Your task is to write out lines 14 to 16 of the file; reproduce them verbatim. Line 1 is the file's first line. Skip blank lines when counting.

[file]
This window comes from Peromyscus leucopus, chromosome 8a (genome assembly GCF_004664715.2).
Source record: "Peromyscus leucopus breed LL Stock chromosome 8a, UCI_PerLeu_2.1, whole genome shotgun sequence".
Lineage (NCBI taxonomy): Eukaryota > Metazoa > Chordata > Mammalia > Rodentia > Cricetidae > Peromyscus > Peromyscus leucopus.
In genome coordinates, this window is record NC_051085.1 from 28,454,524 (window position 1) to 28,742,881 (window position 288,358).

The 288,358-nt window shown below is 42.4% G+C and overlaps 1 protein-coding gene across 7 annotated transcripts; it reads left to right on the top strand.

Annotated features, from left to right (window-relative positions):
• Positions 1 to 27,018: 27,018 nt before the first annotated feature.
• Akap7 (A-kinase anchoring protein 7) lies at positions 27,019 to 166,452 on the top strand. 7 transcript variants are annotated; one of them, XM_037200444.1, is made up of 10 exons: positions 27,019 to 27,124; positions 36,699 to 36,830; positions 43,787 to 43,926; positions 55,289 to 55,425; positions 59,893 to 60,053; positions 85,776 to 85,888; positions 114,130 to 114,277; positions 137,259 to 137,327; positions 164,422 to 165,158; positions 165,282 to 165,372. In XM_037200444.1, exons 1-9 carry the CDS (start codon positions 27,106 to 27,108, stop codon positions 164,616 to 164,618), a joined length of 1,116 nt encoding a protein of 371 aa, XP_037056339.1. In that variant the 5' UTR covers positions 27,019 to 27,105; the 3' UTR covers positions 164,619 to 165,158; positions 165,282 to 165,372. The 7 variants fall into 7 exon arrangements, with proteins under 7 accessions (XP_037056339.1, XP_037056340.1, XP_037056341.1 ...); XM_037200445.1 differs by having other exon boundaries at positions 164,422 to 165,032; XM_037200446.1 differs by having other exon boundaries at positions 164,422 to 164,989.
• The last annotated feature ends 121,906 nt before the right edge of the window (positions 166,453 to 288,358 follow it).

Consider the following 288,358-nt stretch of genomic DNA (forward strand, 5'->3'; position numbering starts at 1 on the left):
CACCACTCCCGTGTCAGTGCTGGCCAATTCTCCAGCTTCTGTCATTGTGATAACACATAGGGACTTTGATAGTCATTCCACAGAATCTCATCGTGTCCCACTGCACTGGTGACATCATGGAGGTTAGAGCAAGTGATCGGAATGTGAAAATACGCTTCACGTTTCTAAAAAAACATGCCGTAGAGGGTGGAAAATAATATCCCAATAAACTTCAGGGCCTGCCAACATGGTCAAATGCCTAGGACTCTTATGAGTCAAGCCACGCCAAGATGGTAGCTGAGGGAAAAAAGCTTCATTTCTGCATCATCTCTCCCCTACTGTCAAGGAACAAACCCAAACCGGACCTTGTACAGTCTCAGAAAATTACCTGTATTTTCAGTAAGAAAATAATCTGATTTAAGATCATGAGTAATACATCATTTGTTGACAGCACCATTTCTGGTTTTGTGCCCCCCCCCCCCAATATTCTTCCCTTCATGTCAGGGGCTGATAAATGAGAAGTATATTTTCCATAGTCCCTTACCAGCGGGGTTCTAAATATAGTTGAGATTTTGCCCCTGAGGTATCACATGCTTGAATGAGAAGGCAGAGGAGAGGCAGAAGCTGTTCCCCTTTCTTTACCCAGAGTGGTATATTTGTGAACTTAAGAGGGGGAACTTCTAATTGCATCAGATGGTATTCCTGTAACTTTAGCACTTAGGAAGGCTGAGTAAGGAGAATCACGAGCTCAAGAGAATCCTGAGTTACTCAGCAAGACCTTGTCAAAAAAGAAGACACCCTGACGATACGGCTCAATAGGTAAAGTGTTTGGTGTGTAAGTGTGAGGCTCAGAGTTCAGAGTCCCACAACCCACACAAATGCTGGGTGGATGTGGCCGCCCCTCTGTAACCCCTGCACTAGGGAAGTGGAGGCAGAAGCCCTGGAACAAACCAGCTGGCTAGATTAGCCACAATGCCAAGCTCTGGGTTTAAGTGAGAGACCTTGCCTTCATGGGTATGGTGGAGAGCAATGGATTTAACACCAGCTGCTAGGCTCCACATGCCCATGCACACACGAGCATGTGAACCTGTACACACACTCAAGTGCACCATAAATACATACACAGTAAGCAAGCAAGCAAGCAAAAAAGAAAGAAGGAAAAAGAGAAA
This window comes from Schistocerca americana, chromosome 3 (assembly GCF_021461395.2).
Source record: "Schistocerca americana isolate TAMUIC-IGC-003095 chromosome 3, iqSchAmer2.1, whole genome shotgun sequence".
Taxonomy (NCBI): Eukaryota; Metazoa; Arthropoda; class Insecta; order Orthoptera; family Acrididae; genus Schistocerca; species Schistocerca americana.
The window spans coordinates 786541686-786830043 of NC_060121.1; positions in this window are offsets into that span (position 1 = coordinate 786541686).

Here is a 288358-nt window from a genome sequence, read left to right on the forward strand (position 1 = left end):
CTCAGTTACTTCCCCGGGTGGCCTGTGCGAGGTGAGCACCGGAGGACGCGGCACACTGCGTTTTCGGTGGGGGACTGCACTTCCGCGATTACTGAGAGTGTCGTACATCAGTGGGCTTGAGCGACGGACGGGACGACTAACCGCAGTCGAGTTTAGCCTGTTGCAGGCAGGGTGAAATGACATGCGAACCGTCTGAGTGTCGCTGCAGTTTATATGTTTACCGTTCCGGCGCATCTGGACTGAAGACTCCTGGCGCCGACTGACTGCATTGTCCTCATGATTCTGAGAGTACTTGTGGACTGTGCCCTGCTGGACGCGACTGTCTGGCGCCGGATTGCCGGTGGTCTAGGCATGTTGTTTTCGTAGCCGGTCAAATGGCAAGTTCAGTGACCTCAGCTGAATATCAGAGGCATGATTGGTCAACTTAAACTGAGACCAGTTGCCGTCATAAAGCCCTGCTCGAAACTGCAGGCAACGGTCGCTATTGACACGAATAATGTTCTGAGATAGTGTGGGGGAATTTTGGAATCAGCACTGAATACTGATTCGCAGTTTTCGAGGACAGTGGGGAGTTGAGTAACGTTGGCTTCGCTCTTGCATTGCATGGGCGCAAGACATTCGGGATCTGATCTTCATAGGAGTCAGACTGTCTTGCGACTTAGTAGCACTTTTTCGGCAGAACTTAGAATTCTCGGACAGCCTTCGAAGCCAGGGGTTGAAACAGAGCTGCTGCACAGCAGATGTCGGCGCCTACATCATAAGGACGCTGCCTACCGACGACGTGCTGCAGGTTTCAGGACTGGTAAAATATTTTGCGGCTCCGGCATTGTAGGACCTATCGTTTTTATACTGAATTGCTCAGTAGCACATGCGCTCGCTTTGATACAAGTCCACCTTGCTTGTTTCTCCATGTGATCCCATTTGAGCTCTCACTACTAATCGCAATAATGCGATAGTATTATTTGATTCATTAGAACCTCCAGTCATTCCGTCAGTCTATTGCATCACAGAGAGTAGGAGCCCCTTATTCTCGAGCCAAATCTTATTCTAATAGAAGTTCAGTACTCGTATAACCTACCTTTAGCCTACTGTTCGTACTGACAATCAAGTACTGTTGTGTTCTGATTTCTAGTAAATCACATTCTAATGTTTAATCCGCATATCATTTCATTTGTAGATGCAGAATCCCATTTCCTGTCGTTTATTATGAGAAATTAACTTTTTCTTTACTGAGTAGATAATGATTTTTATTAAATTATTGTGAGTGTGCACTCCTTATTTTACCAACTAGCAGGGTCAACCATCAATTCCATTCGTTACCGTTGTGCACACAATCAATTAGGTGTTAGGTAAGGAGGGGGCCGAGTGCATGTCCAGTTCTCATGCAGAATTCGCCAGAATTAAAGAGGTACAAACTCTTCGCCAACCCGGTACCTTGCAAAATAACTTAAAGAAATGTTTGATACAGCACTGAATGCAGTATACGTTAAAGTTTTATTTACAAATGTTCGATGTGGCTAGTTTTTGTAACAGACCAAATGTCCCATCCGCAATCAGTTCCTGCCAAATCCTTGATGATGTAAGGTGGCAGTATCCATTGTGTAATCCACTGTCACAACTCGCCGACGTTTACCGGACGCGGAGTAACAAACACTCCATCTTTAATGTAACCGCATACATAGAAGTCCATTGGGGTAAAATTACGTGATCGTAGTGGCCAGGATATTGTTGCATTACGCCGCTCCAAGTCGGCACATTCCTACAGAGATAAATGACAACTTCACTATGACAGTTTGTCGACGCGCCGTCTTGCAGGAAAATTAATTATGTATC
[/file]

Taxonomy (NCBI): Eukaryota; Metazoa; Arthropoda; class Insecta; order Orthoptera; family Acrididae; genus Schistocerca; species Schistocerca americana.
The window spans coordinates 786541686-786830043 of NC_060121.1; positions in this window are offsets into that span (position 1 = coordinate 786541686).

Here is a 288358-nt window from a genome sequence, read left to right on the forward strand (position 1 = left end):